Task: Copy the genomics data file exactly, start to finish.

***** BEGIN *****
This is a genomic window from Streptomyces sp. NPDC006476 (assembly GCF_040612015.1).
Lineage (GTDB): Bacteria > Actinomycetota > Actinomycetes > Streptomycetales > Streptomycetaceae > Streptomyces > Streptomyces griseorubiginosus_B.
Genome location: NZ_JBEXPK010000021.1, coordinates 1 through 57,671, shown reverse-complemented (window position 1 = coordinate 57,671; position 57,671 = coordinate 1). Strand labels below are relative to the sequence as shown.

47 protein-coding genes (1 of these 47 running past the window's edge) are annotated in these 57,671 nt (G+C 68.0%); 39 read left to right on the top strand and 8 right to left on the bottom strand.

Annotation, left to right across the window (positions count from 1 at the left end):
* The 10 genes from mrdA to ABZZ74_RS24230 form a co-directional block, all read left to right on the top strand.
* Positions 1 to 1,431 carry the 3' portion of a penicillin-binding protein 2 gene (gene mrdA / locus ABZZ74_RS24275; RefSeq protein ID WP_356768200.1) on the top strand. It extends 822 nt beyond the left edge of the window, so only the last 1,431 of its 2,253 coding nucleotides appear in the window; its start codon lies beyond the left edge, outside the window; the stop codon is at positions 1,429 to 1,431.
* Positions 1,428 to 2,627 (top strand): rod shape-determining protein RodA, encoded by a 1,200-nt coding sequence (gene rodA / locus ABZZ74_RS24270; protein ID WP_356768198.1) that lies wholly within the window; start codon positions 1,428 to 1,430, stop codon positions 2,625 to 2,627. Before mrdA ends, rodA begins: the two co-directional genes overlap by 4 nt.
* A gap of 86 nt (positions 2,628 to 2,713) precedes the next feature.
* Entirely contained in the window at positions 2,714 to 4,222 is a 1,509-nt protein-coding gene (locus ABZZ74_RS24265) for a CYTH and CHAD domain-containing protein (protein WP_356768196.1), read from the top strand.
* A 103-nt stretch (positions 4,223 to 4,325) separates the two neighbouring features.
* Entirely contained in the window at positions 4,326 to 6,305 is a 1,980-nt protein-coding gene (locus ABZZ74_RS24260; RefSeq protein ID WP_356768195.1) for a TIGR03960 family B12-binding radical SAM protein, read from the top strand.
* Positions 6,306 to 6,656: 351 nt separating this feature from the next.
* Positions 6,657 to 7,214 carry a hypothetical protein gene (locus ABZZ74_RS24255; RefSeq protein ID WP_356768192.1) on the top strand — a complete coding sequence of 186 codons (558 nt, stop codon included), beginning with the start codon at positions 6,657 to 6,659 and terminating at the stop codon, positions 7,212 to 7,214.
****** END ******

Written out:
This is a genomic window from Streptomyces sp. NPDC006476 (assembly GCF_040612015.1).
Lineage (GTDB): Bacteria > Actinomycetota > Actinomycetes > Streptomycetales > Streptomycetaceae > Streptomyces > Streptomyces griseorubiginosus_B.
Genome location: NZ_JBEXPK010000021.1, coordinates 1 through 57,671, shown reverse-complemented (window position 1 = coordinate 57,671; position 57,671 = coordinate 1). Strand labels below are relative to the sequence as shown.

47 protein-coding genes (1 of these 47 running past the window's edge) are annotated in these 57,671 nt (G+C 68.0%); 39 read left to right on the top strand and 8 right to left on the bottom strand.

Annotation, left to right across the window (positions count from 1 at the left end):
* The 10 genes from mrdA to ABZZ74_RS24230 form a co-directional block, all read left to right on the top strand.
* Positions 1 to 1,431 carry the 3' portion of a penicillin-binding protein 2 gene (gene mrdA / locus ABZZ74_RS24275; RefSeq protein ID WP_356768200.1) on the top strand. It extends 822 nt beyond the left edge of the window, so only the last 1,431 of its 2,253 coding nucleotides appear in the window; its start codon lies beyond the left edge, outside the window; the stop codon is at positions 1,429 to 1,431.
* Positions 1,428 to 2,627 (top strand): rod shape-determining protein RodA, encoded by a 1,200-nt coding sequence (gene rodA / locus ABZZ74_RS24270; protein ID WP_356768198.1) that lies wholly within the window; start codon positions 1,428 to 1,430, stop codon positions 2,625 to 2,627. Before mrdA ends, rodA begins: the two co-directional genes overlap by 4 nt.
* A gap of 86 nt (positions 2,628 to 2,713) precedes the next feature.
* Entirely contained in the window at positions 2,714 to 4,222 is a 1,509-nt protein-coding gene (locus ABZZ74_RS24265) for a CYTH and CHAD domain-containing protein (protein WP_356768196.1), read from the top strand.
* A 103-nt stretch (positions 4,223 to 4,325) separates the two neighbouring features.
* Entirely contained in the window at positions 4,326 to 6,305 is a 1,980-nt protein-coding gene (locus ABZZ74_RS24260; RefSeq protein ID WP_356768195.1) for a TIGR03960 family B12-binding radical SAM protein, read from the top strand.
* Positions 6,306 to 6,656: 351 nt separating this feature from the next.
* Positions 6,657 to 7,214 carry a hypothetical protein gene (locus ABZZ74_RS24255; RefSeq protein ID WP_356768192.1) on the top strand — a complete coding sequence of 186 codons (558 nt, stop codon included), beginning with the start codon at positions 6,657 to 6,659 and terminating at the stop codon, positions 7,212 to 7,214.